Much to my surprise it seems to have turned into short story week here. Unusually for me, I came to Amy Bloom’s writing through her short fiction. It was back in the ’90s and I was a bookseller at the time. When I was shown her first volume a great deal was made of her work as a psychotherapist which intrigued me. I read all three collections when they were published and was delighted by her writing, even more so when her novels appeared, one of which – Lucky Us – I’ve reviewed on this blog. Rowing to Eden is a complete collection of her short stories and when I opened it I realised I’d read the lot but with writing as good as Bloom’s, who cares? It’s more than worth a second visit.
For readers who already know her work this collection comprises stories first published in Come to Me, A Blind Man Can See How Much I Love You and Where the God of Love Hangs Out. There are twenty-nine in all, some subject to a little editorial re-ordering from the sequence in which they first appeared. A small selection will give readers unfamiliar with these beautifully crafted little gems a flavour of what to expect. In ‘Love is Not a Pie’ a woman decides to break off her impending marriage when listening to her mother’s eulogy, realising that her fiancé could never live up to her mother’s generous interpretation of love. ‘Light Breaks Where No Sun Shines’ sees a young voluptuous girl, subject to neglect and criticism from her mother, model furs while naked for an elderly man. In ‘Semper Fidelis’ a young woman waits for her sick, elderly, still beloved husband to die, sharing her sexual fantasies with him. ‘Psychoanalysis Changed My Life’ has an ageing analyst give her patient advice about her appearance rather than listening to yet another recitation of dreams, perhaps with an ulterior motive in mind. Grief changes the relationship between a mother and her stepson irrevocably in the linked ‘Lionel and Julia’ sequence. Bloom’s stories are about the things that make us human – love, desire, family, ageing, grief and identity – all explored throughout this collection with admirable acuity.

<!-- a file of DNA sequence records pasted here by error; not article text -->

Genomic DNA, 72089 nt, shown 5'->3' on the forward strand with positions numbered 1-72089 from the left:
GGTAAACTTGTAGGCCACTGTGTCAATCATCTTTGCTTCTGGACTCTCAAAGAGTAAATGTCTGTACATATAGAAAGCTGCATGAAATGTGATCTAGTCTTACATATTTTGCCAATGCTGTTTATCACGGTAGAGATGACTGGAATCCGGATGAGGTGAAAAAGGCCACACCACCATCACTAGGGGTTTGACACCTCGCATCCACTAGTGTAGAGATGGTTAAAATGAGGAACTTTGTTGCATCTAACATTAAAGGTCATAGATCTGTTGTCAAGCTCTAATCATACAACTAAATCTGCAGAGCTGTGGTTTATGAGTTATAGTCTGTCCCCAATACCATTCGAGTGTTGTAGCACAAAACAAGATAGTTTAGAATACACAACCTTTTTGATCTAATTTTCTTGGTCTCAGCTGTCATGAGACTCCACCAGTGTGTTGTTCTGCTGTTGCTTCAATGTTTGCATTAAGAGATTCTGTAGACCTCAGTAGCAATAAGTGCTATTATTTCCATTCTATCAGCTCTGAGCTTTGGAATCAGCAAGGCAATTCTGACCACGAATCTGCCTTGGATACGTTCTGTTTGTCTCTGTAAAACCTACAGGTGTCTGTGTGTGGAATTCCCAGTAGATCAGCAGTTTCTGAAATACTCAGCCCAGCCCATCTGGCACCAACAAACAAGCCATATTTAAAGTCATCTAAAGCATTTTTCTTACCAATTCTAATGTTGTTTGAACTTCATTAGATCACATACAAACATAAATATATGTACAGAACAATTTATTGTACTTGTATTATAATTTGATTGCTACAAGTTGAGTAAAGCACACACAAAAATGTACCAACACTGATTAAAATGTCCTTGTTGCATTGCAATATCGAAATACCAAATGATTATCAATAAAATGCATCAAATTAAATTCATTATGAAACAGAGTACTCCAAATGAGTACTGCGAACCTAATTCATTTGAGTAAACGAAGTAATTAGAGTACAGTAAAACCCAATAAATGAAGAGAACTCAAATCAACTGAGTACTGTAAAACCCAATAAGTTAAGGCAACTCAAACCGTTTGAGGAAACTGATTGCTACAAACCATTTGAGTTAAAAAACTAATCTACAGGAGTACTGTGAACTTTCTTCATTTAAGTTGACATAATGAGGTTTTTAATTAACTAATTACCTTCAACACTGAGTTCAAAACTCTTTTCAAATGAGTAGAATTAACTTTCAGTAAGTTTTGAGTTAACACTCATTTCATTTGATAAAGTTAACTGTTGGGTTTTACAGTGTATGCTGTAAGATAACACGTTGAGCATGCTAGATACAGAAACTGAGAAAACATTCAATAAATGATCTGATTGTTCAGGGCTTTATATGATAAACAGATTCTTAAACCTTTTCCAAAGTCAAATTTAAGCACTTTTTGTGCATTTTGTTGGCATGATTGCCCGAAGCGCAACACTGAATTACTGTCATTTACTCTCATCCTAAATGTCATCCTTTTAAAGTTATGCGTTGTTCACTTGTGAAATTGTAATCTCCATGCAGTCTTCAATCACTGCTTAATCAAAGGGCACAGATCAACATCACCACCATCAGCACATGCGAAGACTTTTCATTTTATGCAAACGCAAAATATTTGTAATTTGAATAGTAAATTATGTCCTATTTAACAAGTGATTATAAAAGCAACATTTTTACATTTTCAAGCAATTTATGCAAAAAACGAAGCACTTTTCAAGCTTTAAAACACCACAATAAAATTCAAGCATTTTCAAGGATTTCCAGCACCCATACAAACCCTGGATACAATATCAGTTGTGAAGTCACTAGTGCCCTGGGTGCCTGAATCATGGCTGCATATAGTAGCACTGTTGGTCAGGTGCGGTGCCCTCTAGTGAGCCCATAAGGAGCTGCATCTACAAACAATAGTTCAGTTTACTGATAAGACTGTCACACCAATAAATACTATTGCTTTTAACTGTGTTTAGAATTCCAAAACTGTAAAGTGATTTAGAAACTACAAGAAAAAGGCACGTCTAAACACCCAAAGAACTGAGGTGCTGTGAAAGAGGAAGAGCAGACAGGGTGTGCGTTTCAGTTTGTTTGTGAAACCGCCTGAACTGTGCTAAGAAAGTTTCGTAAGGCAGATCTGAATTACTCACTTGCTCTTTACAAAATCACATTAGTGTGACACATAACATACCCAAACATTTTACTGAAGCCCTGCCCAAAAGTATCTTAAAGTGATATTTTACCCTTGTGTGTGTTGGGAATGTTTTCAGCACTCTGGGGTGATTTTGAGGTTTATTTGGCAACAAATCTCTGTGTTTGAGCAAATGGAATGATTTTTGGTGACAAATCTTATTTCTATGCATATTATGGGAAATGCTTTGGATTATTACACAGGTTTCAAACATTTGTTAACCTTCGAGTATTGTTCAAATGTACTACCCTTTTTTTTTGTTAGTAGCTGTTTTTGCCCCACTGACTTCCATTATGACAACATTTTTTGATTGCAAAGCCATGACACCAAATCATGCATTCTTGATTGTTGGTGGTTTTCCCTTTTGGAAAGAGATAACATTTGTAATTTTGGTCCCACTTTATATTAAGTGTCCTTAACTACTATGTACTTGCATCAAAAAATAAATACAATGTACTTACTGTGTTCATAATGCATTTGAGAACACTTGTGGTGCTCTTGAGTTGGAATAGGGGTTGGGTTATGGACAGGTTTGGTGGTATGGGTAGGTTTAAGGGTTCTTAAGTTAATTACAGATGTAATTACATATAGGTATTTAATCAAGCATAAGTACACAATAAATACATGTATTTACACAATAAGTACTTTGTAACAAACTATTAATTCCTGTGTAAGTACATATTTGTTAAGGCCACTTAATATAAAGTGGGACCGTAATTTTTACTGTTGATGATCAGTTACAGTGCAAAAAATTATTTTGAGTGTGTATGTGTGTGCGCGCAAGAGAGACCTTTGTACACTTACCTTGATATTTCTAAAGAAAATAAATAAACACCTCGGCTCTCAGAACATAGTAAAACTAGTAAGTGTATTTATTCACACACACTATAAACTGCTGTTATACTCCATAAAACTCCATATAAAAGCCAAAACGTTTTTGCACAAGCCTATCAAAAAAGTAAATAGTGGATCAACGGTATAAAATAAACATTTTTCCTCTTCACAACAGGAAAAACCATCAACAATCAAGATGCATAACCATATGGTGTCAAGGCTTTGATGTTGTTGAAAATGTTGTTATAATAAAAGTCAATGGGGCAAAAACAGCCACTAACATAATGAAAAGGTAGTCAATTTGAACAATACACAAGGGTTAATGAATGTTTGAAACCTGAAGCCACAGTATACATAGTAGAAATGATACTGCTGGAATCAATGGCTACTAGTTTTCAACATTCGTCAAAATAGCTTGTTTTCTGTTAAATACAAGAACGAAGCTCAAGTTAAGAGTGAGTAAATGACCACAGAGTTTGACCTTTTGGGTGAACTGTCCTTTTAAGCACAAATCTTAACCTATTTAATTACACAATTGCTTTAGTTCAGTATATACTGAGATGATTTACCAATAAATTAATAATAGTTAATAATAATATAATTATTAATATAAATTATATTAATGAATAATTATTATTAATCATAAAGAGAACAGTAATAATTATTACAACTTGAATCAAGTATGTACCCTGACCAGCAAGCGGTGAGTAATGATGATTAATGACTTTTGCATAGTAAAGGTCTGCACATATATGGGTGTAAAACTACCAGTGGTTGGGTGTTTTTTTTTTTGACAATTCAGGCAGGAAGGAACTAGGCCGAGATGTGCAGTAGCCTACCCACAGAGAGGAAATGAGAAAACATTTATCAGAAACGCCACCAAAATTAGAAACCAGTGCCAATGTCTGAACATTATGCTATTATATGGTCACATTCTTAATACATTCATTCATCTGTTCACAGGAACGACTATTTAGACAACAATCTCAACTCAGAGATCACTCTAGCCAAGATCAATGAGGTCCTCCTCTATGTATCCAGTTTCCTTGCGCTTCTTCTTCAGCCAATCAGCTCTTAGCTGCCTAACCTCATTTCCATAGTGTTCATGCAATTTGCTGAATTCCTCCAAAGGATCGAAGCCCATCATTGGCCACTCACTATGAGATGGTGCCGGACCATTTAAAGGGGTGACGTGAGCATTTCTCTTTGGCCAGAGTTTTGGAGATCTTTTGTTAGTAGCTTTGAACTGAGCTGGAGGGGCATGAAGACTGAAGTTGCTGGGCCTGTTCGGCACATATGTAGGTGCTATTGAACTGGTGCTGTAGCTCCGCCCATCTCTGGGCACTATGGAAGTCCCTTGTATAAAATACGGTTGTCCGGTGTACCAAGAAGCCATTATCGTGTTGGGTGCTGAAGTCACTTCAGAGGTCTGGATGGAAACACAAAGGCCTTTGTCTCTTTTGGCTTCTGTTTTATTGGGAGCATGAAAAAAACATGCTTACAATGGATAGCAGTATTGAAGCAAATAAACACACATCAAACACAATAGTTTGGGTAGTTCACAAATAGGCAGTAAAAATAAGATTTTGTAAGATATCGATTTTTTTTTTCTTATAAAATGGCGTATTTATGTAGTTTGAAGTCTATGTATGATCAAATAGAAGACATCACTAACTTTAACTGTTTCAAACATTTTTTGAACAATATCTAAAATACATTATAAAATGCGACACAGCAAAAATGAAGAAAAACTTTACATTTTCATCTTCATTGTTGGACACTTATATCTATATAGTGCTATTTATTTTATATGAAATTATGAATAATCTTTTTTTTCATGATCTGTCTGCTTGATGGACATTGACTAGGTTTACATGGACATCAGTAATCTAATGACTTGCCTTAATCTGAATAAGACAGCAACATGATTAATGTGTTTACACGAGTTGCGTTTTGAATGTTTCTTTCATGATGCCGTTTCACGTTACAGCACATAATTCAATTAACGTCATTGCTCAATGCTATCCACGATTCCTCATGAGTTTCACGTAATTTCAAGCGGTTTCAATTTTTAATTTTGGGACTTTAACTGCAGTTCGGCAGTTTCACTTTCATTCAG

Bloom’s supreme skill lies in her ability to portray human foibles and traits with a clear-eyed empathy. The many grey areas of desire are laid bare. Love and its sometimes unorthodox forms is a frequent theme. Bloom cleverly confounds expectations, in one instance turning what could have become a tale of obsession into the start of something that might become love. Her writing is beautifully nuanced, the unsaid often conveying as much as what appears on the page, sometimes more. All this – subtlety, insight and an occasionally acerbic humour – is wrapped up in polished prose which slips seamlessly from one point of view to another. Three sets of these stories are closely interlinked, offering more for those of us who like our fiction longer to get our teeth into but perhaps that is to underrate Bloom’s standalone work: these are short stories for novel readers – each one complete unto itself.